Effective Programmes

A pillar of Communities That Care is the use of a menu of proven effective prevention programmes directed to youth problem behaviours such as violence, delinquency or substance abuse by reducing specific risk factors or enhancing protective factors.

Practitioners working in the field of youth and their parents need information about which programmes work for what kind of problem behaviour or underlying factors. Within CTC, national guidebooks or online databanks have been developed where the available programmes are inventoried.

The EU-funded project “Making CTC work at the European level” (1/2013 – 12/2015) enabled us to start a review of prevention and early intervention programmes tested and found to be effective in Europe.

The first step was to identify prevention and early intervention programmes in the areas of children's and young people's behaviour, relationships, education, physical health or mental health that have been tested in Europe in randomised controlled trial (RCT) or quasi-experimental design (QED) evaluations.

In the second step those programmes and studies were reviewed against standards of evidence used by Blueprints for Healthy Youth Development, covering the dimensions of intervention specificity, evaluation quality, intervention impact and system readiness.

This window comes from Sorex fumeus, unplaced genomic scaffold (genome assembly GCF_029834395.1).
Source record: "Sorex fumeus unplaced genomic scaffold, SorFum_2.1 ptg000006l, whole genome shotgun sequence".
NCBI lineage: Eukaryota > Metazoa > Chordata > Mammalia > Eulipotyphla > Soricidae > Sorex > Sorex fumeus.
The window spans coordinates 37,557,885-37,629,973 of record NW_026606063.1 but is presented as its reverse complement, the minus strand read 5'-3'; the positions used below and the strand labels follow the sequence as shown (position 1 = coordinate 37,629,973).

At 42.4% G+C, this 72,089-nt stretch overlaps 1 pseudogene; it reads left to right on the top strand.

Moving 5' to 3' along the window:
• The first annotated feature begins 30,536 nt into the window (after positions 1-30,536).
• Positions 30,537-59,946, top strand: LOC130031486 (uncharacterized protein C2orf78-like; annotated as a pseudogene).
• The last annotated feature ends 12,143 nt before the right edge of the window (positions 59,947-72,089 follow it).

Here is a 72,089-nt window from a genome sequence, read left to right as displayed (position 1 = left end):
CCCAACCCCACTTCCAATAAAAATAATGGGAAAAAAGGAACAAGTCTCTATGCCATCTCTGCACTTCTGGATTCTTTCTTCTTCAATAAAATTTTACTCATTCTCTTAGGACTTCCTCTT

Third, the evidence was classified in terms of the effectiveness in a European context.

The responsible partner for this part of the project was the Dartington Social Research Unit in the UK.

The results are published in a searchable online databank hosted by EMCDDA, the new Xchange registry.

What works in Europe?

We are developing a database of effective prevention programmes for Communities That Care in Europe. For this purposes we have identified programmes that have been tested and found effective in Europe, and these are included in an online database that could be used by CTC sites in Europe. The new Xchange registry hosted by EMCDDA includes the results of the CTC-EU initiative in a step-wise process. We have described the process of identifying, reviewing and rating programmes and studies to inform the online database in an extra report. Essentially as a by-product, the report analyses the programmes and studies that were included and seeks to draw out some initial findings and implications. The CTC - EU project result report is available for download here.